The Audubon Society’s Christmas Bird Count is one of the longest-running citizen science projects in existence- it was started on Christmas Day in 1900 and is still going strong. During the event, people venture outdoors to designated areas and count the types and numbers of birds that they see and hear over the course of one day. The data are used to keep track of the health of bird populations in North America. This year’s count runs from December 14, 2018 through January 5, 2019.
The counts are conducted within a 15-mile wide circle, and the counts for each circle are organized by a “circle compiler.” To participate in the count- it’s free – you need to sign up with a local circle compiler at this Audubon.org website. As of Sunday, December 9th, there were still several circles with open registrations available (the open ones are the circles shown below in yellow and green, and the red ones are full circles that are no longer accepting new participants). No worries if you are a beginning bird watcher because you will be matched up with a more experienced birder. Also, you can try checking with local nature centers in your area, as they may be hosting special Christmas Bird Count events.
During last year’s 118th Christmas Bird Count, a total of 2,673 species and 59,242,067 birds were counted, and participant levels were at a record high. Geoffrey LeBaron, manager of the Christmas Bird Count program, offered this touching tribute to last year’s participants who collected data from the areas ravaged by wildfires and hurricanes:
Incredibly, nearly every existing Christmas Bird Count in these areas were conducted during the 118th Christmas Bird Count – mere weeks after the catastrophic effects of all these events. Counters in California slogged through burned habitats searching for birds; birders in Texas put down their chain saws and shovels and went out and counted birds; participants in Puerto Rico and the Virgin Islands put their recovery efforts on hold (even in the face of no electricity) and searched the wind-stripped forests in the hopes of finding some of their avian neighbors. It can’t be over-stated how important these efforts were in this first season following all these disasters. Our understanding of how habitats and birds recover – and how humans recover – in the face of such events depends upon regular monitoring, as the Christmas Bird Count has done for 118 years.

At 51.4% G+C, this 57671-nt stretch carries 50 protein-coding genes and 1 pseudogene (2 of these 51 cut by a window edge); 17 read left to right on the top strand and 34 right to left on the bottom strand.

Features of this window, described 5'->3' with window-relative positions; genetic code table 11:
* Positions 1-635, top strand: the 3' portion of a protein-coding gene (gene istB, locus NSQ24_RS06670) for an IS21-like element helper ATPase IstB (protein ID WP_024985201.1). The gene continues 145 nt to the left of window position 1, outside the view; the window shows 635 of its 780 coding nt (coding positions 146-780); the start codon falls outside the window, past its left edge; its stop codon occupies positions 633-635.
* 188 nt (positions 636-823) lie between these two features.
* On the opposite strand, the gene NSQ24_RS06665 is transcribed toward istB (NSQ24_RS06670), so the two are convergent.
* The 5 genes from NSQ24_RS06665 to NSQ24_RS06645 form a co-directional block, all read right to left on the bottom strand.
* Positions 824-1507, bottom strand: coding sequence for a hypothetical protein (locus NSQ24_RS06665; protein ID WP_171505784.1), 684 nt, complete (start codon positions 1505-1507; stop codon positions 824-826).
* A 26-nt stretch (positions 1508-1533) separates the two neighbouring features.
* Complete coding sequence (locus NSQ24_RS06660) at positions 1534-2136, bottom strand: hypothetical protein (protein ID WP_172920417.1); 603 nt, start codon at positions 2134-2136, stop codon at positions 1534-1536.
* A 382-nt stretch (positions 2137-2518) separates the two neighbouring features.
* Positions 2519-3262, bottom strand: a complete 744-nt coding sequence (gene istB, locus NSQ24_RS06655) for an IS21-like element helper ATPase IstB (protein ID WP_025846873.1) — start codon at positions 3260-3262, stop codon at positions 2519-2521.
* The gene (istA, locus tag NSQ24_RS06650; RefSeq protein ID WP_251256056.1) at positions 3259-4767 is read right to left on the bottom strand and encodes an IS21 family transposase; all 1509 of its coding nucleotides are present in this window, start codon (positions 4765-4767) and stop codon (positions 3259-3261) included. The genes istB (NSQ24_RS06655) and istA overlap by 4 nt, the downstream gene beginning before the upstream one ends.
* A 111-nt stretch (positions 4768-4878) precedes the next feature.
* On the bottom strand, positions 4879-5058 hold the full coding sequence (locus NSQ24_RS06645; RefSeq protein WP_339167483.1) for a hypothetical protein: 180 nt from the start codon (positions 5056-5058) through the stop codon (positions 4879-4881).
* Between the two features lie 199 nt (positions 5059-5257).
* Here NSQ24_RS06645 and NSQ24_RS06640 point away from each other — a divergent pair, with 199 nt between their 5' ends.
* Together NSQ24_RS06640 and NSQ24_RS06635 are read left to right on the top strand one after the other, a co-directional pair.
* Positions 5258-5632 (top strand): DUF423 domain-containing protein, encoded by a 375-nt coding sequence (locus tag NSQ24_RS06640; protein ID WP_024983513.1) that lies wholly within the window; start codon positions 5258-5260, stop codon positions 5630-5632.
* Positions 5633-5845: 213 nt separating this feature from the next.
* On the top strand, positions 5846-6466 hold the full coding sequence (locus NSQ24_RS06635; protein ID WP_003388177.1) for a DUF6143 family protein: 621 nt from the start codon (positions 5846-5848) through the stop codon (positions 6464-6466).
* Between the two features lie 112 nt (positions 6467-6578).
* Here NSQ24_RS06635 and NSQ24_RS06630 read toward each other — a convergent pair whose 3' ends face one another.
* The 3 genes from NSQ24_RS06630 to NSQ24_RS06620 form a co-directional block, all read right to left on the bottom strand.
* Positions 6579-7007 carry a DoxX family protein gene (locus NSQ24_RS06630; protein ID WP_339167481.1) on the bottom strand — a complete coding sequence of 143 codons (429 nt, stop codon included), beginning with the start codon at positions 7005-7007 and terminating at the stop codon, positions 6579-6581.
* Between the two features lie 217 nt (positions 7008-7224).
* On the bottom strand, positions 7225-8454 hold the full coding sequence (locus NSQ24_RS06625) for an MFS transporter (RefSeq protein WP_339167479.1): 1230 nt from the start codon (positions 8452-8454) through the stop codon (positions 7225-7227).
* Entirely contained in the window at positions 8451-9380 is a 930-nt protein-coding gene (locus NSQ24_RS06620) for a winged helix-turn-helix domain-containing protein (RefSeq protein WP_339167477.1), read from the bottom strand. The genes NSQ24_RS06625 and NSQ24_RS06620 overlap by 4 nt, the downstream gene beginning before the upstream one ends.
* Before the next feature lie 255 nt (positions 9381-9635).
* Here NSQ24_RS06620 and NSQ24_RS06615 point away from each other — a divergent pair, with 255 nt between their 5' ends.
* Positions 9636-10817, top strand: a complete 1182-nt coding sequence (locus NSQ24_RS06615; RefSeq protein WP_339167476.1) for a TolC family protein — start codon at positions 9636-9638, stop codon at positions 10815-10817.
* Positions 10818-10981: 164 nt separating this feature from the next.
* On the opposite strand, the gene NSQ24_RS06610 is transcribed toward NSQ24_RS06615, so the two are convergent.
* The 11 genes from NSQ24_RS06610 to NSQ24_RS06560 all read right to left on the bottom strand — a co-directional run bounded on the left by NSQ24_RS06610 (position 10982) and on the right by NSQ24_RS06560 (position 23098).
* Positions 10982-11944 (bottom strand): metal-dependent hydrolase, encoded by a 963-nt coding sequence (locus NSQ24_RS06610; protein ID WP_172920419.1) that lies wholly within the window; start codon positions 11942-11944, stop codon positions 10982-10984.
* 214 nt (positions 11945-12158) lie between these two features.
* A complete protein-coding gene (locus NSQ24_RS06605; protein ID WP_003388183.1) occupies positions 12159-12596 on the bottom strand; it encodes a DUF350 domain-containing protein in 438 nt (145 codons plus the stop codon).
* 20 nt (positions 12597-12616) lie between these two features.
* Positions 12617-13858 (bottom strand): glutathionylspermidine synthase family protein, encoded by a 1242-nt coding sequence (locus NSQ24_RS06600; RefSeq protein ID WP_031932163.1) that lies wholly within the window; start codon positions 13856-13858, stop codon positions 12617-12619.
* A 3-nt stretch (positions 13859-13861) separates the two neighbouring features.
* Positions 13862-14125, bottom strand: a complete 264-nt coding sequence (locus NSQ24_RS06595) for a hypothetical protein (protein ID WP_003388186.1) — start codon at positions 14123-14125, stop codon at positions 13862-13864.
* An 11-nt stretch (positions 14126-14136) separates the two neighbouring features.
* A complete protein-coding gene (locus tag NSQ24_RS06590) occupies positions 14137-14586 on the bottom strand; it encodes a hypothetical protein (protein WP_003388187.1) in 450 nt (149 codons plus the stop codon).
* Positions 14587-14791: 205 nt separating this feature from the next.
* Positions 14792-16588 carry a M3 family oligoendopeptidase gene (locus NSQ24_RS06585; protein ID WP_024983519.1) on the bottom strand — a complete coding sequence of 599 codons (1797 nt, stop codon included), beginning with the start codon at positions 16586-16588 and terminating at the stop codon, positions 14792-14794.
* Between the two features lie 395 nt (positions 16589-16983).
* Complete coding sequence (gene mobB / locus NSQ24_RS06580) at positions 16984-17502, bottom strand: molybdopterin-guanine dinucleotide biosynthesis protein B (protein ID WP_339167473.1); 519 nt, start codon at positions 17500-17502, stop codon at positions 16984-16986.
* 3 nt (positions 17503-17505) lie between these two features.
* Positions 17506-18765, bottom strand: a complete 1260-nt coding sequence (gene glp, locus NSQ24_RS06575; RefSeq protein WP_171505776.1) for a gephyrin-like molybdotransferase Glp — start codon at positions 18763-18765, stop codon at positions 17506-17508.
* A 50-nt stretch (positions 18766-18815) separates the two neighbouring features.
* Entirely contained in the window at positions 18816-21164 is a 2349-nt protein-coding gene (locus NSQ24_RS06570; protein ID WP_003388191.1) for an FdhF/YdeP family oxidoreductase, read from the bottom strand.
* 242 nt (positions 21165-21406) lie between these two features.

This year’s 119th Christmas Bird Count is sure to yield additional interesting and important data that will help scientists better understand bird populations. You can share your bird count photographs and experiences on social media with the hashtag #ChristmasBirdCount. Of course, we here at EarthSky would love to have you send us your photographs too!
If you can’t make it out for the Christmas Bird Count, you can still share your love for birds this December on social media as part of the Year of the Bird campaign organized by Audubon and several other organizations. You can learn more about the Year of the Bird campaign at the link here.
Bottom line: Audubon’s 119th Christmas Bird Count will take place from December 14, 2018 – January 5, 2019. This long-running citizen science project provides scientists with valuable information about the health of bird populations in North America.